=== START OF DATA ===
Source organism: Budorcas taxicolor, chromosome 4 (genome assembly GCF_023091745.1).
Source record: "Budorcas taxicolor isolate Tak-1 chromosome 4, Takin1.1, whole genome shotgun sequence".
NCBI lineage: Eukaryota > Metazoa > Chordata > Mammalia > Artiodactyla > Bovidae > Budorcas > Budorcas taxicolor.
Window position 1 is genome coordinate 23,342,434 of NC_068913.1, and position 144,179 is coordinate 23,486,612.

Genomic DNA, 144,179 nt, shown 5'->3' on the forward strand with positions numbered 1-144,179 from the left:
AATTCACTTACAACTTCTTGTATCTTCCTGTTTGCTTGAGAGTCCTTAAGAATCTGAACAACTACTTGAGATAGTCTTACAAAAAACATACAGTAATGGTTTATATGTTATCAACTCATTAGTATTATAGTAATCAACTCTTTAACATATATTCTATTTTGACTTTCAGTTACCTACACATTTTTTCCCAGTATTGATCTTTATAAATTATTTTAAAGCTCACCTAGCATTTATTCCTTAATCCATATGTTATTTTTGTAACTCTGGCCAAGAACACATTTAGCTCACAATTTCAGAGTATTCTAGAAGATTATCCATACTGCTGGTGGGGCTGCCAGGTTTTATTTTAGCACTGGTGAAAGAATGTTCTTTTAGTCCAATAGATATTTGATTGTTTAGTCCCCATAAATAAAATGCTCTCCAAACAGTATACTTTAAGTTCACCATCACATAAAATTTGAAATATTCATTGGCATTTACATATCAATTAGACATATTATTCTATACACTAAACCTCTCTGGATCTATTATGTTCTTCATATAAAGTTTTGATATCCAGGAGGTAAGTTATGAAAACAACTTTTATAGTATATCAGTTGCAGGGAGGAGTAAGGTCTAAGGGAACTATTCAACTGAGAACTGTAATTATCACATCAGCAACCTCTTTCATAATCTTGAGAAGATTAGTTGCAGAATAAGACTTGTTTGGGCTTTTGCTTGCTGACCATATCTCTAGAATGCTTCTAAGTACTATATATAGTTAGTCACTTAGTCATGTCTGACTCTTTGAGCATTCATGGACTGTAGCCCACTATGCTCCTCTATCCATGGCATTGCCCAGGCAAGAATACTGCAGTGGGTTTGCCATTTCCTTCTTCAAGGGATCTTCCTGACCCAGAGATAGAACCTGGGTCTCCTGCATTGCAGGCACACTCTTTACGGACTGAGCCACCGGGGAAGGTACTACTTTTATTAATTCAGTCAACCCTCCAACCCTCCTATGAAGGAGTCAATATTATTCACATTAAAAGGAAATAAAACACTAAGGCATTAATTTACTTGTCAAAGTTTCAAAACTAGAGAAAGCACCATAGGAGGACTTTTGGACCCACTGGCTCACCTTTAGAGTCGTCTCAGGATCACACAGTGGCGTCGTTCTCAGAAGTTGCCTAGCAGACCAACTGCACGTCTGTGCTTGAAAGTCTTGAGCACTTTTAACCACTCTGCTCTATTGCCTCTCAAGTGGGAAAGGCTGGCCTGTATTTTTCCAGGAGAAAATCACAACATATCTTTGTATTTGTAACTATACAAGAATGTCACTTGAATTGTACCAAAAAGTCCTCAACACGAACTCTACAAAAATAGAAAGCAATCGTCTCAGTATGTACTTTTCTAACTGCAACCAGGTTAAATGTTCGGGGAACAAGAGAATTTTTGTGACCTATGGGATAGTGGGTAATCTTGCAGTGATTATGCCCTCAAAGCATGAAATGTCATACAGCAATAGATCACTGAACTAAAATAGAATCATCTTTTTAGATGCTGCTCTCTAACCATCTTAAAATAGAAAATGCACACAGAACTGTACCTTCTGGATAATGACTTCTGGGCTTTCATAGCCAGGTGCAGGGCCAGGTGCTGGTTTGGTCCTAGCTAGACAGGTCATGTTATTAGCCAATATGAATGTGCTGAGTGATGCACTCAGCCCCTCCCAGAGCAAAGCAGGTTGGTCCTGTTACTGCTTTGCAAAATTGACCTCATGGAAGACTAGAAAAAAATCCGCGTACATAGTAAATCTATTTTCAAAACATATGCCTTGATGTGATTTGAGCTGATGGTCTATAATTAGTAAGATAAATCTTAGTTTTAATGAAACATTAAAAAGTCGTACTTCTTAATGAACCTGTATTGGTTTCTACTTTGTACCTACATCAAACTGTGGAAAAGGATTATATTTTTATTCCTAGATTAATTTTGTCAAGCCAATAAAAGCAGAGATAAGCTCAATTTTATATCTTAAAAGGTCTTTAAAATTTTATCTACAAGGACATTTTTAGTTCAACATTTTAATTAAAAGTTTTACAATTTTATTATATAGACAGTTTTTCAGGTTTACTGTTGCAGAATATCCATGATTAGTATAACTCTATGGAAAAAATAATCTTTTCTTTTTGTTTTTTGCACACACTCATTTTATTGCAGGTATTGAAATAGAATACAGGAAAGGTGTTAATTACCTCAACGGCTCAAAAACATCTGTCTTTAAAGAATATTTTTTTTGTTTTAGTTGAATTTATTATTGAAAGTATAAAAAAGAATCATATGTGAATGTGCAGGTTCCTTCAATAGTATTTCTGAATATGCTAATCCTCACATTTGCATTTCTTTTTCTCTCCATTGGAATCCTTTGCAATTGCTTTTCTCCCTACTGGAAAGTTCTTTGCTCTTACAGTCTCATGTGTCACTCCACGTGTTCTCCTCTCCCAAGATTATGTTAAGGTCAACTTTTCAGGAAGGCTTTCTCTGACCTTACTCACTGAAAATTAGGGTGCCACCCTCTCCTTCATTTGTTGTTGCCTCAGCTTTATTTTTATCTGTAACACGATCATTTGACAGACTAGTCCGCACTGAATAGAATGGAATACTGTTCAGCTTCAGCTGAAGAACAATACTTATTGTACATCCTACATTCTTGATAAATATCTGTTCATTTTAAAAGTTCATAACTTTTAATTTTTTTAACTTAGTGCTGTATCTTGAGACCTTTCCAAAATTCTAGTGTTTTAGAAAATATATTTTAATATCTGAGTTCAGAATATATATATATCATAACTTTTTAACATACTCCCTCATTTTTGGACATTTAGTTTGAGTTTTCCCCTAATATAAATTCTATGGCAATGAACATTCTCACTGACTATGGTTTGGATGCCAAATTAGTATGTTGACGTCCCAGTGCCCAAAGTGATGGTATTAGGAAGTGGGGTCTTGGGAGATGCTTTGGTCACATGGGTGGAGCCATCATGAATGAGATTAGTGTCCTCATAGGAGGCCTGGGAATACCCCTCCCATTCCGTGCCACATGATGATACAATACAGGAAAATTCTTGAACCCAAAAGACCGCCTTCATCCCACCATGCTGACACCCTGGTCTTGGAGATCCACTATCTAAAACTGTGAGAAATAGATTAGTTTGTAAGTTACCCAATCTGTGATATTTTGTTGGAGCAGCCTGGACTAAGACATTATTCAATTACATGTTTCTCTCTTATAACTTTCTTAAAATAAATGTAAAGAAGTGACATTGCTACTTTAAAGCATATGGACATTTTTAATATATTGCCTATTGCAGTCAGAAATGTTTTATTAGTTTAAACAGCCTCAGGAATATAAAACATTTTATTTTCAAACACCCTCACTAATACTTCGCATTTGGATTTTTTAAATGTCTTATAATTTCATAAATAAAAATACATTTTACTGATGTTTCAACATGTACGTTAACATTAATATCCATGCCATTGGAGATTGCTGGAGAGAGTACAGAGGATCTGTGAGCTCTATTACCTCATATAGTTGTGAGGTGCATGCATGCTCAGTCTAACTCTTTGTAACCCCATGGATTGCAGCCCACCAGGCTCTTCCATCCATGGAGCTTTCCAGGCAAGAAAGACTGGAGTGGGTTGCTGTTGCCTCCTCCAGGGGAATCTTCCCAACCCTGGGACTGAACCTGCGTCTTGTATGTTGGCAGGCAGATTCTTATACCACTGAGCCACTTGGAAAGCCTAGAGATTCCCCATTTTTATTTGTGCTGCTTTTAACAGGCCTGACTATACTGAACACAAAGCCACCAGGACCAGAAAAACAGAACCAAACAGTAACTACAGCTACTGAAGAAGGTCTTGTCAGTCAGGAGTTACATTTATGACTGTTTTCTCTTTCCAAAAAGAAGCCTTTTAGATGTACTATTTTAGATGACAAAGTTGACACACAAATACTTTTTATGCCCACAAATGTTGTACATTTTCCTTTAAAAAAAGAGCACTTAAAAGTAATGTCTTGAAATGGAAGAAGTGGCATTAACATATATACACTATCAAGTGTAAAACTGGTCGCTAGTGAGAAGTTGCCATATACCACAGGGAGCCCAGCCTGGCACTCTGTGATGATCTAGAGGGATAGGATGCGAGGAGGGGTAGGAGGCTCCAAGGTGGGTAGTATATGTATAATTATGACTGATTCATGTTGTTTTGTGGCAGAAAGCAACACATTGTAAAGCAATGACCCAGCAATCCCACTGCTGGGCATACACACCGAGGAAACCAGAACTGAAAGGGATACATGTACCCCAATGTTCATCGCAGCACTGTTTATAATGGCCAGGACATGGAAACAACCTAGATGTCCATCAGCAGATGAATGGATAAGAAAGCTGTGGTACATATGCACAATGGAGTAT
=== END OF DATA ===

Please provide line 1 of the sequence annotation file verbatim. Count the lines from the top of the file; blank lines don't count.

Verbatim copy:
Source organism: Budorcas taxicolor, chromosome 4 (genome assembly GCF_023091745.1).